14. Nice article Ryan! I’m open to using just about anything to strike the strings.

  15. Great pick players include Carol Kay, Paul McCartney, Chris Squire, John Entwhistle (early days) and Bobby Vega. A diverse group to say the least. Most play finger style too.

  16. I have always used my fingers, but after joining a band that covered Metalliica and other relatively hard rock bands I started experimenting with the pick. I’m still not very good at it ….sometimes chuck it in the middle of a song, but always keep a couple within reach especially at band practice. Trying like the devil to get that alternative up-down technique. Quite often I pinch my thumb and forefinger together and strum for a little extra punch when a section of a song calls for some power.

  17. As I’ve mentioned elsewhere in the Comments section of this E-zine, I am a natural finger-style player who, however, has found a happy solution for songs that demand that plectrum sound: I play finger-style, but put Dunlop finger picks on my index finger and naughty finger so I also get that edgy, cutting sound that you can only get with a pick. Cheating? I dunno, but it works. In the meantime, I’m off to the kitchen to whip up a batch of Fettuccine Alfredo, ’cause your article made me really hungry! :)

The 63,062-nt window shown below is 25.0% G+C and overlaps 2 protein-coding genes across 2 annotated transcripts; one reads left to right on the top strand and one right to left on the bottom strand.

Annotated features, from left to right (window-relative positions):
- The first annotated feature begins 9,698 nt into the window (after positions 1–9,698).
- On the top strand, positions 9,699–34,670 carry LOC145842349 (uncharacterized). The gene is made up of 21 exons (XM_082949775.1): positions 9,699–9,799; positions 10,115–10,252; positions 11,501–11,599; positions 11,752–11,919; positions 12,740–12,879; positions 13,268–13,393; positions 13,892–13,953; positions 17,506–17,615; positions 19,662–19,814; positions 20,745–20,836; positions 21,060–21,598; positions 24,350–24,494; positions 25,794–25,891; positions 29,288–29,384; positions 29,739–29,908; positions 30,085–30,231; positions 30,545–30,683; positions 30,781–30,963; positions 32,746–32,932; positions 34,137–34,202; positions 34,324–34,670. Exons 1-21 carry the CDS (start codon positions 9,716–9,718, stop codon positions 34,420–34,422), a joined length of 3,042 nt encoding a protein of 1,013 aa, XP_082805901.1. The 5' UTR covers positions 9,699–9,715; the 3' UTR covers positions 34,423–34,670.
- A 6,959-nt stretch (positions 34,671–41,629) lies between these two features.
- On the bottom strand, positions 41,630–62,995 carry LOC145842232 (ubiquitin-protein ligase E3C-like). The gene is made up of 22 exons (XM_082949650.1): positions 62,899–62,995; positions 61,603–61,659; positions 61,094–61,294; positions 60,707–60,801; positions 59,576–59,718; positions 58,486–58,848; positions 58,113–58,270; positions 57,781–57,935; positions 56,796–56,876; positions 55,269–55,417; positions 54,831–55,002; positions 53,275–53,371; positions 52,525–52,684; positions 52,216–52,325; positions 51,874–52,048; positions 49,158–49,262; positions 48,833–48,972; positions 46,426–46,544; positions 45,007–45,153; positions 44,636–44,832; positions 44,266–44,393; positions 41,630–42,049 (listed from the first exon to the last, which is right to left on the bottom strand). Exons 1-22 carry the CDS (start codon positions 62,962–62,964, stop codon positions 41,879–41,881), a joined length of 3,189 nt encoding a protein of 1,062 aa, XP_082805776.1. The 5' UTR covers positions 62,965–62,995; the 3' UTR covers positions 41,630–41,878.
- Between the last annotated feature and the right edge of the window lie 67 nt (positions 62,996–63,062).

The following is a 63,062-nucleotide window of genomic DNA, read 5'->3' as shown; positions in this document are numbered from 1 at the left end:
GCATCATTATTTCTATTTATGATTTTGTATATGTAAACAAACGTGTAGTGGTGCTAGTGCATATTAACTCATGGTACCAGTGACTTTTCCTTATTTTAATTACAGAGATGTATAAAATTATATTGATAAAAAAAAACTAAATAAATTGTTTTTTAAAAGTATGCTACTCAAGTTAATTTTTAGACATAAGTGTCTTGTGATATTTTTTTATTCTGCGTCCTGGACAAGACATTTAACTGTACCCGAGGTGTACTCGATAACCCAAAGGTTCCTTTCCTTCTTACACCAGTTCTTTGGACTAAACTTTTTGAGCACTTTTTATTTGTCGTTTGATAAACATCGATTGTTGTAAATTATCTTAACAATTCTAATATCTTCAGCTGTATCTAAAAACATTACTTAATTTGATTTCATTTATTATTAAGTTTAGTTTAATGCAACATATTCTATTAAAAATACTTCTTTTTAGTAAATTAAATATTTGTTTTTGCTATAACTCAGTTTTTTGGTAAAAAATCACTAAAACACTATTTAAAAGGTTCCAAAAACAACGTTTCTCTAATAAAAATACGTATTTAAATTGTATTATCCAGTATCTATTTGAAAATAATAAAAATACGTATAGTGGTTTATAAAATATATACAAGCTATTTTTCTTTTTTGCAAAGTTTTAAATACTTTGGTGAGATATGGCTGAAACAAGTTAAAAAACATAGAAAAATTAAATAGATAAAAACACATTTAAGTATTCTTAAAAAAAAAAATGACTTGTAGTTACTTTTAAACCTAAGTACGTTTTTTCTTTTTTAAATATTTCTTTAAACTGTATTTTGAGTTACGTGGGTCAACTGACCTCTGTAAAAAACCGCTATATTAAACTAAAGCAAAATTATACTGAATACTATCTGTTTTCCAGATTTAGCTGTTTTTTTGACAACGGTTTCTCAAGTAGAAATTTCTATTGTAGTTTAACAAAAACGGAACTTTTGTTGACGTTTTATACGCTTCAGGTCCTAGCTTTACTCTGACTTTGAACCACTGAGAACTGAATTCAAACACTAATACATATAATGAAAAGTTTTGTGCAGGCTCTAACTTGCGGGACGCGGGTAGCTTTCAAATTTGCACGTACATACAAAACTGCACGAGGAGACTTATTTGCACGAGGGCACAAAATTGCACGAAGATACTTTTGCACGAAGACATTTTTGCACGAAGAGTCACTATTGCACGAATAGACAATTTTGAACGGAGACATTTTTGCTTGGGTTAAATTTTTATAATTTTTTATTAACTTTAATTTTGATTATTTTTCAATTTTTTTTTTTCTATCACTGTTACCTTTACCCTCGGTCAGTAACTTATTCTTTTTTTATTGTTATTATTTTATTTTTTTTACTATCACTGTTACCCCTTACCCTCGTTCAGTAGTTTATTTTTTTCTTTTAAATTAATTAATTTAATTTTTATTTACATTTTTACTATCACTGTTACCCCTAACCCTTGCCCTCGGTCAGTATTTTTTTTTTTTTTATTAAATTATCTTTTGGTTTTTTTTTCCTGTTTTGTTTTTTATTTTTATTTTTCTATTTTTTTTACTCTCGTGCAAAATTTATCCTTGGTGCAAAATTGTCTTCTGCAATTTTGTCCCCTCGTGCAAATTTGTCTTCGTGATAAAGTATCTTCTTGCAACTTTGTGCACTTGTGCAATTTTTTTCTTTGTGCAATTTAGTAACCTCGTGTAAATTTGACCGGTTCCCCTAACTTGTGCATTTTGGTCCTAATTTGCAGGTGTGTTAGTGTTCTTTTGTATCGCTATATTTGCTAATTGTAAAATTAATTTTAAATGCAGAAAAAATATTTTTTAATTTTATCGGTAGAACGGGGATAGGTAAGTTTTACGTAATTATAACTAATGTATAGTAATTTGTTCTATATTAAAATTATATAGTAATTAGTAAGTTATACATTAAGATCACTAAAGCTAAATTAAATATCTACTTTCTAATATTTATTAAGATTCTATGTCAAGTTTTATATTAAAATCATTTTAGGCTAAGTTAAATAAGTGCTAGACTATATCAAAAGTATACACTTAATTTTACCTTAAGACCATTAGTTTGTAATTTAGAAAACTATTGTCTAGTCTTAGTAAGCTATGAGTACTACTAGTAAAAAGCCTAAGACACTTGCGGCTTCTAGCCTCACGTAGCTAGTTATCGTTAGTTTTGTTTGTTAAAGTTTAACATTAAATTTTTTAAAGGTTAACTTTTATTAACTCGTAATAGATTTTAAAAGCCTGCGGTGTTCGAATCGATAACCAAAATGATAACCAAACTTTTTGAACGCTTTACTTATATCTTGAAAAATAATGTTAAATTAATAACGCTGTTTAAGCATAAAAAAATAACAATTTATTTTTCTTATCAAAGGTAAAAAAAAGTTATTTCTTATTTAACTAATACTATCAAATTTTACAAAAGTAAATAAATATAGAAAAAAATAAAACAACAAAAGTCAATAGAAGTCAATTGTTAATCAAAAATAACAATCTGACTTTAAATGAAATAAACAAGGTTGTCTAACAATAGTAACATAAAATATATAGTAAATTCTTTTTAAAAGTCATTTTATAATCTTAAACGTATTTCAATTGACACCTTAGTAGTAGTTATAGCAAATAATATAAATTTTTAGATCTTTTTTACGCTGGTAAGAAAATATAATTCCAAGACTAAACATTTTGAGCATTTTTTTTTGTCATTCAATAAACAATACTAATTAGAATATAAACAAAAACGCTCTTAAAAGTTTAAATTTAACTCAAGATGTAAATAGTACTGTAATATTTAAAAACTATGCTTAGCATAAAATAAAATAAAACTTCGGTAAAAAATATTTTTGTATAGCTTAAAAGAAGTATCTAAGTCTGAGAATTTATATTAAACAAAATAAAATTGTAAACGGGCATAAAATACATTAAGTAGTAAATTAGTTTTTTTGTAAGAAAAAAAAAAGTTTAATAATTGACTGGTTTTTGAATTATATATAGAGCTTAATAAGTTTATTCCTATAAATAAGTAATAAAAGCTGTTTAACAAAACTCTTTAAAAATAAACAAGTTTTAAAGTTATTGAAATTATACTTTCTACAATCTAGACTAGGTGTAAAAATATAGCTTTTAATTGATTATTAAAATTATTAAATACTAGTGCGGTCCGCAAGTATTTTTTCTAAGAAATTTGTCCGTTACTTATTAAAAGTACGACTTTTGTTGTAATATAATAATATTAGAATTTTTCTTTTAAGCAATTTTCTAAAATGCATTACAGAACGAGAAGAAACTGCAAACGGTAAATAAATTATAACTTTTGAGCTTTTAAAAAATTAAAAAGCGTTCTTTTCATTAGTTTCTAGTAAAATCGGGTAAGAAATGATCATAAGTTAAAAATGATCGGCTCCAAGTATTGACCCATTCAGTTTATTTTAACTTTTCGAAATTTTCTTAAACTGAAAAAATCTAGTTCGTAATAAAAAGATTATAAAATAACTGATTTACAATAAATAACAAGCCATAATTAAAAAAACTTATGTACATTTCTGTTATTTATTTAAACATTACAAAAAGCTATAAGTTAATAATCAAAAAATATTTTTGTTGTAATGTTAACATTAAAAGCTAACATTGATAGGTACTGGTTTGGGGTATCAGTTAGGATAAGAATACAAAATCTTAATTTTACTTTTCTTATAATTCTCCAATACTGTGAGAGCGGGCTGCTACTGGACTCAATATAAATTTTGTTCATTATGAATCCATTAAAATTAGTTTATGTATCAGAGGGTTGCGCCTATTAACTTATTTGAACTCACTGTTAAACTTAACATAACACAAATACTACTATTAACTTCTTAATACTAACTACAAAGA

18. Depends, Personally I love Ultex 1.14mm Sharps for the extra clarity in the mid to upper registers, but if you want really a nice snarl I will always and forever stick with the 2mm Gator Grips.

  19. Whenever I need a pick type sound I always have it right there on the ends of my indexand thumb

  20. Hey Folks! I know many of you have been wondering about my favorite pick so here’s the deal: while I keep a variety of picks at the ready, my “go to” is the Dava pick. They’re difficult to find (I have to order them) but they’re easy to grip and provide a really unique tone.

  21. Dunlop max grip 1mm. Forever.

  22. Don’t forget Matt freeman for great pick players he’s the reason I use one!

  23. I use the Herco thumb picks; thus I can switch between pick and fingers at will.

  24. I use a thumb pick. That way I can switch back and forth as often and as quickly as I want. It’s also a great alternative when you’re “palm muting” as it cuts through the mix a little better, in my opinion.

  25. Red jazz III best pick ever.